Friday

23rd Jun 2017

Opinion

Time to end EU-Ukraine pseudo-relations

In Ukraine, informal rules and norms of behaviour are respected much more than legislation and constitutions.

The term "doublethink" was coined by George Orwell to describe this act of simultaneously accepting two mutually contradictory beliefs and world views as correct; in the Ukrainian context this has translated into virtual policies.

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Examples abound of Orwellian doublespeak.

Former president Leonid Kuchma issued decrees banning censorship and outlining measures to hold free elections and at the same time presided over the Soviet style censorship through "temnyky" (secret instruction sent to television channels) and massive election fraud that led to the Orange Revolution in 2004.

On 13 February 2013, Ukraine’s prosecutor’s office laid out murder charges against former PM Yuliya Tymoshenko on the same day the government issued this year’s programme for EU integration.

Ten days after President Yanukovych was given his virtual “last red line” by the EU in Brussels Tymoshenko’s lawyer, Serhiy Vlasenko, was stripped of his parliamentary mandate.

Soviet-era and post-Soviet virtuality - the gap between saying one thing in public and doing another in private - emerged and developed in the Joseph Stalin era and has deepened in the decades since.

Cynicism towards official documents, deceit and disbelief in Communist Party declarations have translated into legal nihilism in Ukraine.

But cynicism and doublespeak in Ukraine is compounded by an equally deep doublespeak in the EU and the two co-exist in an unstable but at the same time cosy virtual relationship.

The EU has long pretended that Ukraine is a “strategic partner” and continues to pretend it sees Ukraine as a future member.

The EU’s doublespeak is reciprocated by President Yanukovych who - when Tymoshenko was in court awaiting her inevitable sentence (Ukrainian courts only find 0.17% of cases not guilty) - was demanding the EU include the offer of membership in the association agreement.

Added to this vacuous “strategic partnership” is the EU’s equally virtual programme on fighting corruption.

Ukrainian and Eurasian oligarchs have long sent billions of dollars to EU member states and their offshore zones.

In the first two years of the Yanukovych administration the EU received a greater sum from Ukraine than the entire Ukrainian budget.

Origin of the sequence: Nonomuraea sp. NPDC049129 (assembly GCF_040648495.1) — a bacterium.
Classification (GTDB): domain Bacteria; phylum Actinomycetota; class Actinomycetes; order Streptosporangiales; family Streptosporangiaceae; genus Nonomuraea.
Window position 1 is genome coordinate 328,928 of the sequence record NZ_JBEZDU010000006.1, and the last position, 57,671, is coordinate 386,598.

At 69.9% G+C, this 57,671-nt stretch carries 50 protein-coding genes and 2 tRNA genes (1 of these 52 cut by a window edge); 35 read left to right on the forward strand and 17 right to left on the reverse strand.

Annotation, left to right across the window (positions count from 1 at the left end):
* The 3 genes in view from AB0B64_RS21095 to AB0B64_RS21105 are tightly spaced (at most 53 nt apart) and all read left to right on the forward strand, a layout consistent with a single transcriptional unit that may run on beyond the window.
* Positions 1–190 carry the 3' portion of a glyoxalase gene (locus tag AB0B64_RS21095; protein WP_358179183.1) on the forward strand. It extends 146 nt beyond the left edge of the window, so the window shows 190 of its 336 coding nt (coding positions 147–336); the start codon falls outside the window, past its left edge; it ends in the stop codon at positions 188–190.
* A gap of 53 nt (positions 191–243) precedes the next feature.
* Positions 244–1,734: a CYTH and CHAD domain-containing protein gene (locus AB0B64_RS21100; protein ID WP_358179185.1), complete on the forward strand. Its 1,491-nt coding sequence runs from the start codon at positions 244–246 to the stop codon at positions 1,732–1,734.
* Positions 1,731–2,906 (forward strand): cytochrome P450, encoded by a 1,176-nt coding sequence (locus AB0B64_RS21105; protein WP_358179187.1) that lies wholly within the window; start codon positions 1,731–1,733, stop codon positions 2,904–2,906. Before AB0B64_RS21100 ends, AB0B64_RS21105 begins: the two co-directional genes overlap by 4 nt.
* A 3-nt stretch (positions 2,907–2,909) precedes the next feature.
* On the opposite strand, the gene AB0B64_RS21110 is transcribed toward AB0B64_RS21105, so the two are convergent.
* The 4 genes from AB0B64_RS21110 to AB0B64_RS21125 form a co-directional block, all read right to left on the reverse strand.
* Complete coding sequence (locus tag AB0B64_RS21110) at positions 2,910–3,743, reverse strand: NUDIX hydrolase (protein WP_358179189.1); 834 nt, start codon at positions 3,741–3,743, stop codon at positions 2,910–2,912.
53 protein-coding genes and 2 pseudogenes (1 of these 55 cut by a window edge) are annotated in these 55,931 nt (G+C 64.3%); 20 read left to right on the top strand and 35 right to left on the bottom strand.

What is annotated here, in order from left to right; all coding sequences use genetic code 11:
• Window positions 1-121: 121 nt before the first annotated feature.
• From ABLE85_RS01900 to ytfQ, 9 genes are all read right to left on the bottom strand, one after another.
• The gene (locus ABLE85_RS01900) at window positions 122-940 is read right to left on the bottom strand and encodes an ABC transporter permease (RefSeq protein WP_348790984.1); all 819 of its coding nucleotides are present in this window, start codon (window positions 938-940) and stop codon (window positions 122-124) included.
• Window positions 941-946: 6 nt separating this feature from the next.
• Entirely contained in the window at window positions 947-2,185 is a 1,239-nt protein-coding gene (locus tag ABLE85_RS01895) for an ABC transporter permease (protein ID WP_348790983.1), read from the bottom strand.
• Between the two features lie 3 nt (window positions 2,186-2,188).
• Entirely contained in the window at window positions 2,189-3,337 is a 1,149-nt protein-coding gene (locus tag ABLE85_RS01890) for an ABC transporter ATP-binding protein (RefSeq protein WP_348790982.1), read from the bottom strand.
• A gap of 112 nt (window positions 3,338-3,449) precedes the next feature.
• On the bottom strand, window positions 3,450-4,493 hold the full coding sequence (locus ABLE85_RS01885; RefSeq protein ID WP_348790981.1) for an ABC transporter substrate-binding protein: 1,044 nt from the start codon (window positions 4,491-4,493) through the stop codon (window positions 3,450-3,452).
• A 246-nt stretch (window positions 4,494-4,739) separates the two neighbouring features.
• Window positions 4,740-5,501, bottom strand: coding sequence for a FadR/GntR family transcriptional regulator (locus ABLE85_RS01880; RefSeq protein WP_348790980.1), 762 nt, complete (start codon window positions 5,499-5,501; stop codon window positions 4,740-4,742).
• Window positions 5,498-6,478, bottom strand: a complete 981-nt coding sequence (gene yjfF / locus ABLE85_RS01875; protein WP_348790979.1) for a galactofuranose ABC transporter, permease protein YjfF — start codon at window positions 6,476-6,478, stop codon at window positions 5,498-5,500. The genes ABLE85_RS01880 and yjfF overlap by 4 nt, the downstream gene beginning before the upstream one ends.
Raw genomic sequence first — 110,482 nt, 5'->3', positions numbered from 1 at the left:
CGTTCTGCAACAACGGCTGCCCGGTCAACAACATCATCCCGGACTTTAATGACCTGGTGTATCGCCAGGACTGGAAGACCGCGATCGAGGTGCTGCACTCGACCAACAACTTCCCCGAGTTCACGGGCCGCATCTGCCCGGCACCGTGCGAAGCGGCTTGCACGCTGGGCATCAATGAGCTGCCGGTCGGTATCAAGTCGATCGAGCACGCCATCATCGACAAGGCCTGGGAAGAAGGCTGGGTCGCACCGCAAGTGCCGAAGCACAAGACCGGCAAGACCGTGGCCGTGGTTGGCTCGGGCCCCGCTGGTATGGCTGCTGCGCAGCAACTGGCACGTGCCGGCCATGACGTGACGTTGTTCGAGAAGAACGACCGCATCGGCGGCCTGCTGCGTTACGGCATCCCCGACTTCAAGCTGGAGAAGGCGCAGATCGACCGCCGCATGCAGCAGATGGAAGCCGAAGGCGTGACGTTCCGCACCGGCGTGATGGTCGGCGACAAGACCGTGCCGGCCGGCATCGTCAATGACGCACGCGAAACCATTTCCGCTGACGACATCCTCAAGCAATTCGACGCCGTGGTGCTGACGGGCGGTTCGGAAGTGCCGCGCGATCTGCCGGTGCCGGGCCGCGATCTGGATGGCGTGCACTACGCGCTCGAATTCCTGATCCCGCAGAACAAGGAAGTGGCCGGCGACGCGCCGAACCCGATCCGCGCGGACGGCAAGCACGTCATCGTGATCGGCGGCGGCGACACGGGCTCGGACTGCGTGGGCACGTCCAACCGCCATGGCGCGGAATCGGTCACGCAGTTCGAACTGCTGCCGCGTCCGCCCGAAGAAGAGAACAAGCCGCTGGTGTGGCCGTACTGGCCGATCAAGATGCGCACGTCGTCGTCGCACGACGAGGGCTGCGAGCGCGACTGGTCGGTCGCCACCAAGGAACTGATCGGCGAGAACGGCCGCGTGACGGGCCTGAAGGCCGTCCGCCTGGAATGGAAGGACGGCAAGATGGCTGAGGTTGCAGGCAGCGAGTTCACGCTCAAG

The €610 million assistance offered to Yanukovych in Brussels is only a fraction of the amount Ukraine has sent to the EU and will have no influence on him. Cyprus, the biggest foreign investor in Ukraine, sees more Ukrainian capital come over to its shores than this in a routine year.

Ukrainian oligarchs Viktor Pinchuk and Rinat Akhmetov purchased the most expensive properties in British history in Kensington and Knightsbridge in the city they have fondly renamed Londongrad.

In addition to real estate, oligarchs send their children to private schools, they open offices and deposit large sums of money in Britain, France, Austria, Switzerland, Lichtenstein, Monaco and offshore zones such as the British Virgin Islands (a favourite destination), Belize, Seychelles and elsewhere.

Is it any wonder Yanukovych and other post-Soviet leaders are cynically disposed towards the EU when the EU itself fails to live up to its own values?

Three policies are required to break down this mutual virtuality.

Firstly, the EU should begin to undertake due diligence on Ukrainian and Eurasian capital in the same stringent manner as the US.

With corruption amok in Ukraine and corporate raiding massively on the increase, is it really possible that capital the EU receives from Ukrainian oligarchs is clean?

The first place to begin is in the highly opaque energy sector where the EU - unlike the US - has ignored massive corruption.

Secondly, the EU should stop speaking with many voices which provides a window of opportunity for mutual virtuality to flourish.

The EU, preferably with the US and Canada in a joint statement, should unambiguously spell out its first real “red line” that states there will be no association agreement unless a set of clear steps are undertaken.

Thirdly, failing this, the EU’s should threaten a visa blacklist of senior Ukrainian officials from the President, government and ruling Party of Regions as well as allied oligarchs such as Akhmetov and gas tycoon Dmitri Firtash.

It is in the interests of the EU to stop playing the virtual game with President Yanukovych and his Orwellian administration.

Taras Kuzio is a non-resident fellow at the Johns Hopkins University in Washington DC

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